What about Descartes?
It's time to move past Descartes and his 17th century thinking. To further explain my point, I site a pages 4-6 of Michael Ott's doctoral dissertation, with his permission, "Max Horkheimer's Critical Theory of Religion: The Meaning of Religion in the Struggle for Human Emancipation," that concerns Descartes.
This division of human knowledge and experience of the natural and social worlds into two increasingly antagonistic realms received its formal expression in the 17th century through the philosophy of Rene Descartes, the so-called originator of modern philosophy. Descartes gave expression and philosophical legitimation to the burgeoning instrumental rationality and its success in the field of the natural sciences as exemplified by what is known as the Scientific Revolution of the 17th century which had the effect and further purpose of setting humanity free from their ignorance, fear, unnecessary suffering and death which was all too frequently condoned and legitimized by the myths and superstitions fostered by the religious authorities of the time. This new concept of reason is based on a subject - object dichotomy, in which the human subject is understood to be completely independent of all objects that it encounters, both natural and human. The notion of an instrumental, subjective rationality allows the independent subject to analyze, categorize, and understand all objects for the purpose of controlling and manipulating them according to the interest of the subject. The isolated, monadic individual set over and against objects in nature and society became the paradigmatic standard of the Modern age of the bourgeoisie.
Descartes (1958) gave expression to this one-sided emphasis on subjective reason in his well known "first principle" of modern philosophy: "Cogito, ergo sum" -- "I think, therefore I am" (p.119). One's being was no longer seen to be an expression of or dependent on the "other," be it divine or human. Humanity was now understood to be almost self-originating and self-sufficient by one's own thought and experience of the objectified world. The isolated, compartmentalized "ego" over and against the rest of the natural and socio-political world seen as object became the corner stone for the creation of the modern world, in both its liberating, progressive aspects -- as in the realization that the life of each individual is of the utmost value and importance as expressed in the bourgeoisie's formal laws and rights of independence: life, liberty, and happiness -- as well as its colonialism and imperialism that has produced the most terrible horror the history of the world has ever experienced.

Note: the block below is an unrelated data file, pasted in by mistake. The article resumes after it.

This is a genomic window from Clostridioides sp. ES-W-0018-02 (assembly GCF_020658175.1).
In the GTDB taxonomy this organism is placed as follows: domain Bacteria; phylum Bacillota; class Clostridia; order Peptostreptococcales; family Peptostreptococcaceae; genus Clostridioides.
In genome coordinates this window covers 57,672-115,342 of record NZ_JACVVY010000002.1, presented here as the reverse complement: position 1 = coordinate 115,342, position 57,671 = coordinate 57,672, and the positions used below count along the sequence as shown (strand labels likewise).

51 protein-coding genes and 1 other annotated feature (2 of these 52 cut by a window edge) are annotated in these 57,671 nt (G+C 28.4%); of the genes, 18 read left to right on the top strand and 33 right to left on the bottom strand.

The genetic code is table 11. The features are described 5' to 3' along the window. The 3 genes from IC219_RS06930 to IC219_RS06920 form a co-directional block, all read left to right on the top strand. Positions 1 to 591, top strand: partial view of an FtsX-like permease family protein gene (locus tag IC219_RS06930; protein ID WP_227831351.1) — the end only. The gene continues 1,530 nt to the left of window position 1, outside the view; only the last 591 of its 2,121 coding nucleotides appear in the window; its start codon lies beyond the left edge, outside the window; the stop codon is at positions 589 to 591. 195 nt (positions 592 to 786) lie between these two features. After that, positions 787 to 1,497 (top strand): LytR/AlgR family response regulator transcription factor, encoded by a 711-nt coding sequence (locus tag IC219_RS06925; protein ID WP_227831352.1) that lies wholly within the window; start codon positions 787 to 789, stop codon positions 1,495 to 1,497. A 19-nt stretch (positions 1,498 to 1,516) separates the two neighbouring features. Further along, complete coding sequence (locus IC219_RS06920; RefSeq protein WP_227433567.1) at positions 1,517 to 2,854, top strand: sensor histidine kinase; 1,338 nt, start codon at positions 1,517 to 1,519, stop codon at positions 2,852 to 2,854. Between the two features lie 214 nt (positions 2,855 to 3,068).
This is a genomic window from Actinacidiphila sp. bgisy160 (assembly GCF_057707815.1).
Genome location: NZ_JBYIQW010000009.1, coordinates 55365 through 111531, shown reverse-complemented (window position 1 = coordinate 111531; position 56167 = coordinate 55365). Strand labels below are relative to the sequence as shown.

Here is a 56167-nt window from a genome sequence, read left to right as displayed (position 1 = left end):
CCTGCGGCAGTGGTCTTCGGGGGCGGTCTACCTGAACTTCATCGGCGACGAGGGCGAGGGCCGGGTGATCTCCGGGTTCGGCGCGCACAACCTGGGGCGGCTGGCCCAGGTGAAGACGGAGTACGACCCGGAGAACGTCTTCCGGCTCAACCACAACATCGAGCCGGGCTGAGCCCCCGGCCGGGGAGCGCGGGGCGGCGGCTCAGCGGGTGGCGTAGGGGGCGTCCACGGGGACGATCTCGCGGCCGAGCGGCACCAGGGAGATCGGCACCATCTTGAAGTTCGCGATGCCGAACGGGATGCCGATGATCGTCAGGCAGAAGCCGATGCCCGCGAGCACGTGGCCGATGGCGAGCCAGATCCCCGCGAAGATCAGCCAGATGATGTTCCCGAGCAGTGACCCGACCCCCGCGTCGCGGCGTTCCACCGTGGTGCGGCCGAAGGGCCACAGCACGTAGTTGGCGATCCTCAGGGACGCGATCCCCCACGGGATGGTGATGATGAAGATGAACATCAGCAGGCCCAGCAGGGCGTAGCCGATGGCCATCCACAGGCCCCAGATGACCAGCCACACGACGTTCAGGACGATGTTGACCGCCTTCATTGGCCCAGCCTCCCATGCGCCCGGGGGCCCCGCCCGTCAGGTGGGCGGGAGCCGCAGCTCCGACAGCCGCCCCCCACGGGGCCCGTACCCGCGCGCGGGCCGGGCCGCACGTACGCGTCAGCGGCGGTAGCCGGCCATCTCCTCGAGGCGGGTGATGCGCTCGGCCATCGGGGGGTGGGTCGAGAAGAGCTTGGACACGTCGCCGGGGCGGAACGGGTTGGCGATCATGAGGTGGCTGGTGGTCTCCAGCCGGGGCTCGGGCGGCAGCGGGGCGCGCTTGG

Such a one-sided, positivistic emphasis on the subject-object paradigm of instrumental rationality has produced an instrumental praxis that objectifies, compartmentalizes, and functionalizes not only nature for the purpose of control and manipulation but also other human beings. People are no longer seen as subjects themselves but only objects or human resources to be used for the realization of an other's purpose. Through the development of this modern conception of reason, people are understood to no longer have meaning in and for themselves but only in how they can be used to realize the goals or interests of a dominant other. There is then no longer any sense of community, e.g., the finding one's autonomy in solidarity or covenant with others, but only a sense of proximity to the other conditioned by space and time and strategic purpose. With the elimination of dialectical thought by this modern dualistic concept of reason for which there is no objective meaning, truth, or reason, the subject itself becomes a mere functional coordinator and organizer of objects or facts that are to be dominated by society for its self-preservation. The once supposed autonomous subject becomes reduced to a natural object itself; one that seeks its own survival through the domination of the other, i.e., nature and humanity. In 1947, Horkheimer (1974a) gave expression to this development by saying,
"The total transformation of each and every realm of being into a field of means leads to the liquidation of the subject who is supposed to use them. This gives modern industrialist society its nihilistic aspect. Subjectivization, which exalts the subject, also dooms him. The human being, in the process of his emancipation, shares the fate of the rest of his world. Domination of nature involves domination of man" (p.93).
Such sacrifice of the subject in the name of subjective reason is beneficial for production based on a logic of means and ends. However, as Horkheimer (1974a) states, this rational process also creates an "irrationality with reference to human existence" (p. 94). The result is the alienation of humanity in society and culture; "Civilization as rationalized irrationality" (p.94).
The Descartian dualistic, subject-object paradigm of the division between God and world, mind and body, human spirit and nature, a res cogitans and a res extensa, an instrumental rationality and a communicative, mimetic rationality, the social system and the everyday life-world remains the dominant logic and techn'e of modernity. Enlightenment and the development of a postmetaphysical, scientific, technical rationality have become the source and means of knowledge for the purpose of securing human self-preservation and security through the domination of nature and society. Religion, on the other hand, has become antiquated and obsolete, as it has nothing to offer -- not even "consolation" (Habermas, 1993, pp. 133-l46) -- in addressing the problems of modernity. In place of the traditional society's understanding of God's unifying pres-ence and involvement in the natural and social worlds, modern science and its instrumental rationality have succeeded in creating a godless world while also positing a worldless God, if a God is acknowledged at all (Metz, 1973).